Testing Your Infant’s Hearing

We at REM stress the importance of early intervention quite a bit. That’s because the earlier a hearing problem is addressed, the greater the chance a child’s hearing and comprehension will develop naturally.

Put another way: “Your baby’s ability to hear is in large part the foundation of his ability to learn.”

The good news is that nowadays, many newborns will have their hearing tested before leaving the hospital. Hearing screenings shortly after birth are the standard of care in hospitals nationwide. These initial screenings will catch any major problems and provide a good baseline for future tests. The bad news is, they might not catch everything.

According to ASHA:

“Passing a screening does not mean that a child has normal hearing across the frequency range. Because minimal and frequency-specific hearing losses are not targeted by newborn hearing screening programs, newborns with these losses may pass a hearing screen. Because these losses have the potential to interfere with the speech and psychoeducational development of children…hearing, speech, and language milestones should receive ongoing surveillance and monitoring throughout childhood.”

It is then up to the parent to monitor their child’s hearing development, especially during the first three years of life. This is an important safeguard against late onset hearing loss. Not only might the initial tests fail to catch everything, but an infant with normal hearing at birth can lose hearing as they grow older.

Signs to look out for:

If your newborn to 3 month old is struggling with hearing loss, he or she might not respond or startle to sudden, loud sounds, be soothed by soft sounds, or become quiet (starting around the age of 2 months) among familiar voices.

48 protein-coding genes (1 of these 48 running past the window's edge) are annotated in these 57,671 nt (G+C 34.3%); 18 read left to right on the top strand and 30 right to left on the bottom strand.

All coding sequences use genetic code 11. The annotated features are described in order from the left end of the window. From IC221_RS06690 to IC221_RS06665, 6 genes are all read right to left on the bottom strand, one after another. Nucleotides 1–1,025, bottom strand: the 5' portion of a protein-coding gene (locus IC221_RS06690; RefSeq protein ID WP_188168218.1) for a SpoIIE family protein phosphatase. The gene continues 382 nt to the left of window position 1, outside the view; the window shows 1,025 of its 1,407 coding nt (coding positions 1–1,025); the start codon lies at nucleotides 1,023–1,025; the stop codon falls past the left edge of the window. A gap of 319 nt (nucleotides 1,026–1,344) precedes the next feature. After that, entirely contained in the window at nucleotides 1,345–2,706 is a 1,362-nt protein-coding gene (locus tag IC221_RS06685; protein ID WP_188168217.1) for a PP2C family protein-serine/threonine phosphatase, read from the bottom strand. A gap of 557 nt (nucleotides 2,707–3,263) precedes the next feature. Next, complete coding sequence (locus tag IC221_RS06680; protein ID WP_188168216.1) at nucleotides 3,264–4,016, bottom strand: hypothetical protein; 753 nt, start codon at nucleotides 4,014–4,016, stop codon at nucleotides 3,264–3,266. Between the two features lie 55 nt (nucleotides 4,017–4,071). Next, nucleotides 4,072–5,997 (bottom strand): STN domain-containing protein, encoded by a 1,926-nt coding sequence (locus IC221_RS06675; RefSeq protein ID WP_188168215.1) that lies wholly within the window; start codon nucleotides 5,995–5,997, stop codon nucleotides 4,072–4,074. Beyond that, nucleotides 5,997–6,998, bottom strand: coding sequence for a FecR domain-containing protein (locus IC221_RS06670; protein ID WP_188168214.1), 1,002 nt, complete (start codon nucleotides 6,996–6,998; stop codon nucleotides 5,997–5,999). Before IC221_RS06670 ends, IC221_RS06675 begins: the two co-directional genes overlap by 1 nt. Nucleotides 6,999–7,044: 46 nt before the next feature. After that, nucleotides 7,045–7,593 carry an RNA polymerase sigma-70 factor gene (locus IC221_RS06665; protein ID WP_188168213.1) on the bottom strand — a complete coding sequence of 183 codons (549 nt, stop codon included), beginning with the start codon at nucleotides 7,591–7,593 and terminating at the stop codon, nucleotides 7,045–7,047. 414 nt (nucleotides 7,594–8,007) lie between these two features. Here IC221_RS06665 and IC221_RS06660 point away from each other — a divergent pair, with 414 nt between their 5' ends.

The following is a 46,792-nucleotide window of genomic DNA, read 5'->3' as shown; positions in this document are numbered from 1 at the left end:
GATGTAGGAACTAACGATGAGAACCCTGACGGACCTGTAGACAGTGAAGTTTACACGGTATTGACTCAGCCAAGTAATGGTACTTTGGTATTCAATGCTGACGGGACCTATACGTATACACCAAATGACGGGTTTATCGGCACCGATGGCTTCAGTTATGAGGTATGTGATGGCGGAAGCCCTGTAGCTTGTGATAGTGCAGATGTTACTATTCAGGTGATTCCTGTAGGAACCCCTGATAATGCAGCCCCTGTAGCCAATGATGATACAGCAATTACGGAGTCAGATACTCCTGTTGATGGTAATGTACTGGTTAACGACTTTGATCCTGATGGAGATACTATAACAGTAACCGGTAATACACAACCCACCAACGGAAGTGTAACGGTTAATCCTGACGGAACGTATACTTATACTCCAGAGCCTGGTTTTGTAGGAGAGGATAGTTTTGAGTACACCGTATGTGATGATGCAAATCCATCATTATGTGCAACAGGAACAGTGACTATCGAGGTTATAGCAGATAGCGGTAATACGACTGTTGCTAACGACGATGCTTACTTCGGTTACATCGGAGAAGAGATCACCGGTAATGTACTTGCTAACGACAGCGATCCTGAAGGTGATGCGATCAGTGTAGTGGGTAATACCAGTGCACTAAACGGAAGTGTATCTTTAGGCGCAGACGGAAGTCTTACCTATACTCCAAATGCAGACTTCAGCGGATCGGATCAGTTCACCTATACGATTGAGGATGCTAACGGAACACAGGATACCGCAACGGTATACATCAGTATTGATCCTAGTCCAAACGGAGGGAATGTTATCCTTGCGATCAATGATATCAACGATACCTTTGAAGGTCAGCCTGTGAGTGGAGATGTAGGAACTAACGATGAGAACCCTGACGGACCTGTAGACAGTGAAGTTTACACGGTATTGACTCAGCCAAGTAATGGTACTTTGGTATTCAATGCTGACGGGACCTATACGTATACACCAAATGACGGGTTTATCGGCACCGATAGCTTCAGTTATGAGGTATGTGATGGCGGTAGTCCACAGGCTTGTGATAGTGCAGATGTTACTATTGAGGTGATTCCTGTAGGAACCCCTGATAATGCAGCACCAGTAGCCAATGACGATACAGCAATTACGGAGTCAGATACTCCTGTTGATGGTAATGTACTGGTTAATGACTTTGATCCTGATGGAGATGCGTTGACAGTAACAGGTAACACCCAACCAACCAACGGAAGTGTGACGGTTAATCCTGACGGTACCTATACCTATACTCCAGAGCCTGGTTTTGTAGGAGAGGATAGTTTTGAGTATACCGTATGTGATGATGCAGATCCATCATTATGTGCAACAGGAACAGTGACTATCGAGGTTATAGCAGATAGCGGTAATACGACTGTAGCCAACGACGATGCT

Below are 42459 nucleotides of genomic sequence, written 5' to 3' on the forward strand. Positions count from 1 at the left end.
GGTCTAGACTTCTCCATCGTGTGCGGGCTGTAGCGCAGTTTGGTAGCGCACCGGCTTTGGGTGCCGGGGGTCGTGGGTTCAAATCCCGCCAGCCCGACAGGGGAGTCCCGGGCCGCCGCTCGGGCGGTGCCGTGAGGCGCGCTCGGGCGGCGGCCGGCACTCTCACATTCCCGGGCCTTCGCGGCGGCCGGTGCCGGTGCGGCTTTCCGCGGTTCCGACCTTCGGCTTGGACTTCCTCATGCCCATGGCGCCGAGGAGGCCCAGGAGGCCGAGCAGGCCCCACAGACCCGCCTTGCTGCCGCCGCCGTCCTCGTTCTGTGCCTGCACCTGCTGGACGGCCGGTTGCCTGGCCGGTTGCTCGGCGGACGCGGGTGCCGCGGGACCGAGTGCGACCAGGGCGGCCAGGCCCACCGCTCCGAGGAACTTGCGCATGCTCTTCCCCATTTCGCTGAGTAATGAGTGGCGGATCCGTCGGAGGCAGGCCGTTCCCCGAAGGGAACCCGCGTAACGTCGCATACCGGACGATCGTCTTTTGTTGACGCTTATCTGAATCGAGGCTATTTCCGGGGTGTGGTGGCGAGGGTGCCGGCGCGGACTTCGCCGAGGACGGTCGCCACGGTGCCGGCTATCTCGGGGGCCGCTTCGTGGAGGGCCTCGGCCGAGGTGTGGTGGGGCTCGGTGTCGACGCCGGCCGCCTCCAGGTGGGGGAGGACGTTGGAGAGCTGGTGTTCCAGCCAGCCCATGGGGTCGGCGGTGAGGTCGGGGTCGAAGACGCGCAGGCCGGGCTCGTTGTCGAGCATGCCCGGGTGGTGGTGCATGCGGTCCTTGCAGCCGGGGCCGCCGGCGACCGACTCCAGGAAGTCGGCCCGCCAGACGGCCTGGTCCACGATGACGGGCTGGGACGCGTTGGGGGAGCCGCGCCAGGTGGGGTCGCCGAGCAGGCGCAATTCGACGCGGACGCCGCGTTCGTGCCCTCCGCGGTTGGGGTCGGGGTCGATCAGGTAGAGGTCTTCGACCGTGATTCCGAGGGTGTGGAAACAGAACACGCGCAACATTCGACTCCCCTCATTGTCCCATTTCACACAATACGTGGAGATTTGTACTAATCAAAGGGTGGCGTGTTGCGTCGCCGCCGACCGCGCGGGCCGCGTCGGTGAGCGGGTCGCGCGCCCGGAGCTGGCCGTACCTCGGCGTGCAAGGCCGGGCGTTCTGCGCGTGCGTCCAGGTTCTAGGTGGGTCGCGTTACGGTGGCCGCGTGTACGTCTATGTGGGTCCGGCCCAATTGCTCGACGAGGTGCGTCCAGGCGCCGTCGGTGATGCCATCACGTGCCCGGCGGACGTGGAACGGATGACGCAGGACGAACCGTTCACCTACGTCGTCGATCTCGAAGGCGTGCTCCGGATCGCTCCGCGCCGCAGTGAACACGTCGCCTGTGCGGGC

4 to 8 months: seems to hear some sounds but not others, pays more attention to vibrating noises than spoken ones, and doesn’t try to imitate sounds.

9 to 12 months: doesn’t respond to name, doesn’t seem to understand or respond to single, commonly used household words.

Babycenter.com has a more complete list.

If you suspect your child has a hearing loss, schedule an appointment with your physician or an audiologist immediately.

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The purpose of this hearing assessment and/or demonstration is for hearing wellness and to determine if the consumer may benefit from using hearing aids, which may include selling and fitting hearing aids. Products demonstrated may differ from products sold. Assessment conclusion is not a medical diagnosis and further testing may be required to diagnose hearing loss. The use of any hearing aid may not fully restore normal hearing and does not prevent future hearing loss. Hearing instruments may not meet the needs of all hearing-impaired individuals.